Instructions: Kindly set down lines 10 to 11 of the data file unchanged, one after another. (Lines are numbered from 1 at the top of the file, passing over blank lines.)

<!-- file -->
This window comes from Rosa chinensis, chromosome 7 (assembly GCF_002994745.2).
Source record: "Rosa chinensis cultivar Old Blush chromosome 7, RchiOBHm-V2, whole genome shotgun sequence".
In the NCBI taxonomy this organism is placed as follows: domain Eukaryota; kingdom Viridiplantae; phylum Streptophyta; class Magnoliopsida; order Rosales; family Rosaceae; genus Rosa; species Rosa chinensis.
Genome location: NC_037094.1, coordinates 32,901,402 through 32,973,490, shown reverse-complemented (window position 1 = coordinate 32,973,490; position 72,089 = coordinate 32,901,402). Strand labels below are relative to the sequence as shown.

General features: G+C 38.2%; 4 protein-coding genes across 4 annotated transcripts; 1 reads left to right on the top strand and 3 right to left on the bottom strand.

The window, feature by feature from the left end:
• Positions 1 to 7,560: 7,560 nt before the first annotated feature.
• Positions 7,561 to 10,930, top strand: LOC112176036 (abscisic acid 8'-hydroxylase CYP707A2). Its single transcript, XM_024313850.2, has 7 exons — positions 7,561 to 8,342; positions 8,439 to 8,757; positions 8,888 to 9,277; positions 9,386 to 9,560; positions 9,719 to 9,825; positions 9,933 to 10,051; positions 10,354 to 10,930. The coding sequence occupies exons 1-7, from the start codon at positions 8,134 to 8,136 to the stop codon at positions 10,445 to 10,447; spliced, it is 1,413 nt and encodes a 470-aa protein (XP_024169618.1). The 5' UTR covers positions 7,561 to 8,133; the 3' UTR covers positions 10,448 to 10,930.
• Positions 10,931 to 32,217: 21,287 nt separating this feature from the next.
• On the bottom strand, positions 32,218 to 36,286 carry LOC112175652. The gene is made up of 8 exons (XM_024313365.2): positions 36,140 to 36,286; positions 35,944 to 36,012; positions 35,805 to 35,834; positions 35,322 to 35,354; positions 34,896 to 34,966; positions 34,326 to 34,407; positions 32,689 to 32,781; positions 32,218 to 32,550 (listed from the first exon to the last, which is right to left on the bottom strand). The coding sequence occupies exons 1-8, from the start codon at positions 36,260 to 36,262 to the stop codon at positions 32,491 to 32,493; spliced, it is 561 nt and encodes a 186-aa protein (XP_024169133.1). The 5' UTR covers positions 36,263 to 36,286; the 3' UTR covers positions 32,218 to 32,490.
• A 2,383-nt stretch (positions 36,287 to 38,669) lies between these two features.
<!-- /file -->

• On the bottom strand, positions 32,218 to 36,286 carry LOC112175652. The gene is made up of 8 exons (XM_024313365.2): positions 36,140 to 36,286; positions 35,944 to 36,012; positions 35,805 to 35,834; positions 35,322 to 35,354; positions 34,896 to 34,966; positions 34,326 to 34,407; positions 32,689 to 32,781; positions 32,218 to 32,550 (listed from the first exon to the last, which is right to left on the bottom strand). The coding sequence occupies exons 1-8, from the start codon at positions 36,260 to 36,262 to the stop codon at positions 32,491 to 32,493; spliced, it is 561 nt and encodes a 186-aa protein (XP_024169133.1). The 5' UTR covers positions 36,263 to 36,286; the 3' UTR covers positions 32,218 to 32,490.
• A 2,383-nt stretch (positions 36,287 to 38,669) lies between these two features.